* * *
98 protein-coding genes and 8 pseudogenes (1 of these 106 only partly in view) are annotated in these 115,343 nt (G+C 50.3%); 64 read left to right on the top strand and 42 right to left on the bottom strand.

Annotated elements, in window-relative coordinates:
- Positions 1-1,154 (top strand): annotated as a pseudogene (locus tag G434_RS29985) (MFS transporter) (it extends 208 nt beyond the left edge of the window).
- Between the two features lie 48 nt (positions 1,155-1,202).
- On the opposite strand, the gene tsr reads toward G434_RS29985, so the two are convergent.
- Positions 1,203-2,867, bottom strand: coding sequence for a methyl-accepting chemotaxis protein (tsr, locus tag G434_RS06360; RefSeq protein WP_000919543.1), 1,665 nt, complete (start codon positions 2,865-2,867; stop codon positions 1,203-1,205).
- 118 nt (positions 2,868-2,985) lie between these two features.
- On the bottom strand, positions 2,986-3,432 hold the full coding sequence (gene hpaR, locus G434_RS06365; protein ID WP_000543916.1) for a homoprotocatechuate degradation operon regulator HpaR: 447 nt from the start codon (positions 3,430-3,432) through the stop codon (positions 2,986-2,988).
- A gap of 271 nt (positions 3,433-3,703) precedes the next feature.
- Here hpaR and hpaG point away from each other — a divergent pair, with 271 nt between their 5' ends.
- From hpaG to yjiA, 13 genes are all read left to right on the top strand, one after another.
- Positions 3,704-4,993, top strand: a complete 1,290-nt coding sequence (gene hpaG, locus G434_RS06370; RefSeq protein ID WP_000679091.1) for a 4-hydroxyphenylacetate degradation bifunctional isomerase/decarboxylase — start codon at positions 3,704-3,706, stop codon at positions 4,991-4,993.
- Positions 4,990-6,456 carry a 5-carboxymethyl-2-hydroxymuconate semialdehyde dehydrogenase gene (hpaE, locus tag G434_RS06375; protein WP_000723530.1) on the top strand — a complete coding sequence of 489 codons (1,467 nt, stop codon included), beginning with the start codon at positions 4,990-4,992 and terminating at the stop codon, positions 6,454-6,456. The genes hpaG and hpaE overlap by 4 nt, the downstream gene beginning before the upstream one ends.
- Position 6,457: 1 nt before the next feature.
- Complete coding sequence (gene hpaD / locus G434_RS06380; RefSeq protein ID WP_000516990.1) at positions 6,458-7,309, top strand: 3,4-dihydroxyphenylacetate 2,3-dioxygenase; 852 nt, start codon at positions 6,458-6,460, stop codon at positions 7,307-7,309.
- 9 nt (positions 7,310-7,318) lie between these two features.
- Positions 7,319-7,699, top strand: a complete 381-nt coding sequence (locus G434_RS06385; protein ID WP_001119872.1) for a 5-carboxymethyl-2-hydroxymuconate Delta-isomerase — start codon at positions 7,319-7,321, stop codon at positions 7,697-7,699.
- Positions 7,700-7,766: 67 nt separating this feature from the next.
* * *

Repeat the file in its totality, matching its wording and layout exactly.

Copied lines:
98 protein-coding genes and 8 pseudogenes (1 of these 106 only partly in view) are annotated in these 115,343 nt (G+C 50.3%); 64 read left to right on the top strand and 42 right to left on the bottom strand.

Annotated elements, in window-relative coordinates:
- Positions 1-1,154 (top strand): annotated as a pseudogene (locus tag G434_RS29985) (MFS transporter) (it extends 208 nt beyond the left edge of the window).
- Between the two features lie 48 nt (positions 1,155-1,202).
- On the opposite strand, the gene tsr reads toward G434_RS29985, so the two are convergent.
- Positions 1,203-2,867, bottom strand: coding sequence for a methyl-accepting chemotaxis protein (tsr, locus tag G434_RS06360; RefSeq protein WP_000919543.1), 1,665 nt, complete (start codon positions 2,865-2,867; stop codon positions 1,203-1,205).
- 118 nt (positions 2,868-2,985) lie between these two features.
- On the bottom strand, positions 2,986-3,432 hold the full coding sequence (gene hpaR, locus G434_RS06365; protein ID WP_000543916.1) for a homoprotocatechuate degradation operon regulator HpaR: 447 nt from the start codon (positions 3,430-3,432) through the stop codon (positions 2,986-2,988).
- A gap of 271 nt (positions 3,433-3,703) precedes the next feature.
- Here hpaR and hpaG point away from each other — a divergent pair, with 271 nt between their 5' ends.
- From hpaG to yjiA, 13 genes are all read left to right on the top strand, one after another.
- Positions 3,704-4,993, top strand: a complete 1,290-nt coding sequence (gene hpaG, locus G434_RS06370; RefSeq protein ID WP_000679091.1) for a 4-hydroxyphenylacetate degradation bifunctional isomerase/decarboxylase — start codon at positions 3,704-3,706, stop codon at positions 4,991-4,993.
- Positions 4,990-6,456 carry a 5-carboxymethyl-2-hydroxymuconate semialdehyde dehydrogenase gene (hpaE, locus tag G434_RS06375; protein WP_000723530.1) on the top strand — a complete coding sequence of 489 codons (1,467 nt, stop codon included), beginning with the start codon at positions 4,990-4,992 and terminating at the stop codon, positions 6,454-6,456. The genes hpaG and hpaE overlap by 4 nt, the downstream gene beginning before the upstream one ends.
- Position 6,457: 1 nt before the next feature.
- Complete coding sequence (gene hpaD / locus G434_RS06380; RefSeq protein ID WP_000516990.1) at positions 6,458-7,309, top strand: 3,4-dihydroxyphenylacetate 2,3-dioxygenase; 852 nt, start codon at positions 6,458-6,460, stop codon at positions 7,307-7,309.
- 9 nt (positions 7,310-7,318) lie between these two features.
- Positions 7,319-7,699, top strand: a complete 381-nt coding sequence (locus G434_RS06385; protein ID WP_001119872.1) for a 5-carboxymethyl-2-hydroxymuconate Delta-isomerase — start codon at positions 7,319-7,321, stop codon at positions 7,697-7,699.
- Positions 7,700-7,766: 67 nt separating this feature from the next.